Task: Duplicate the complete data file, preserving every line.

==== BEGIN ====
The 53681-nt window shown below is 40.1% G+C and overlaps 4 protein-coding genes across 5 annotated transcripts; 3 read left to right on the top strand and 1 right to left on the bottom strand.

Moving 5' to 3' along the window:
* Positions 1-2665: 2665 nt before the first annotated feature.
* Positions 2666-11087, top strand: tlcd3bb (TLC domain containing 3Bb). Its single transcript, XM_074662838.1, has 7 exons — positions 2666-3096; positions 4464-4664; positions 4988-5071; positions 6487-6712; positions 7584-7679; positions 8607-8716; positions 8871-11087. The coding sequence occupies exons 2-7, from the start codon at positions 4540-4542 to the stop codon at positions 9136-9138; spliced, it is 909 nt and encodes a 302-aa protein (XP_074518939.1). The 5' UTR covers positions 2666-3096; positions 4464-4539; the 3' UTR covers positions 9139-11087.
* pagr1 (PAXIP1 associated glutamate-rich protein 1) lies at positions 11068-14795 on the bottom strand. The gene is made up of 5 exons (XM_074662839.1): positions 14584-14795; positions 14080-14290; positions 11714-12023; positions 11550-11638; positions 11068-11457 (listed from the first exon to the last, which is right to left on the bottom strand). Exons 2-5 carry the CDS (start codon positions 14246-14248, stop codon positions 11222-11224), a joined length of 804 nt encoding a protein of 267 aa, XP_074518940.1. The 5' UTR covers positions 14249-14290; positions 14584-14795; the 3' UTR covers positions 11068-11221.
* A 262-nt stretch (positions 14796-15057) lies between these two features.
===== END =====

The 53681-nt window shown below is 40.1% G+C and overlaps 4 protein-coding genes across 5 annotated transcripts; 3 read left to right on the top strand and 1 right to left on the bottom strand.

Moving 5' to 3' along the window:
* Positions 1-2665: 2665 nt before the first annotated feature.
* Positions 2666-11087, top strand: tlcd3bb (TLC domain containing 3Bb). Its single transcript, XM_074662838.1, has 7 exons — positions 2666-3096; positions 4464-4664; positions 4988-5071; positions 6487-6712; positions 7584-7679; positions 8607-8716; positions 8871-11087. The coding sequence occupies exons 2-7, from the start codon at positions 4540-4542 to the stop codon at positions 9136-9138; spliced, it is 909 nt and encodes a 302-aa protein (XP_074518939.1). The 5' UTR covers positions 2666-3096; positions 4464-4539; the 3' UTR covers positions 9139-11087.
* pagr1 (PAXIP1 associated glutamate-rich protein 1) lies at positions 11068-14795 on the bottom strand. The gene is made up of 5 exons (XM_074662839.1): positions 14584-14795; positions 14080-14290; positions 11714-12023; positions 11550-11638; positions 11068-11457 (listed from the first exon to the last, which is right to left on the bottom strand). Exons 2-5 carry the CDS (start codon positions 14246-14248, stop codon positions 11222-11224), a joined length of 804 nt encoding a protein of 267 aa, XP_074518940.1. The 5' UTR covers positions 14249-14290; positions 14584-14795; the 3' UTR covers positions 11068-11221.
* A 262-nt stretch (positions 14796-15057) lies between these two features.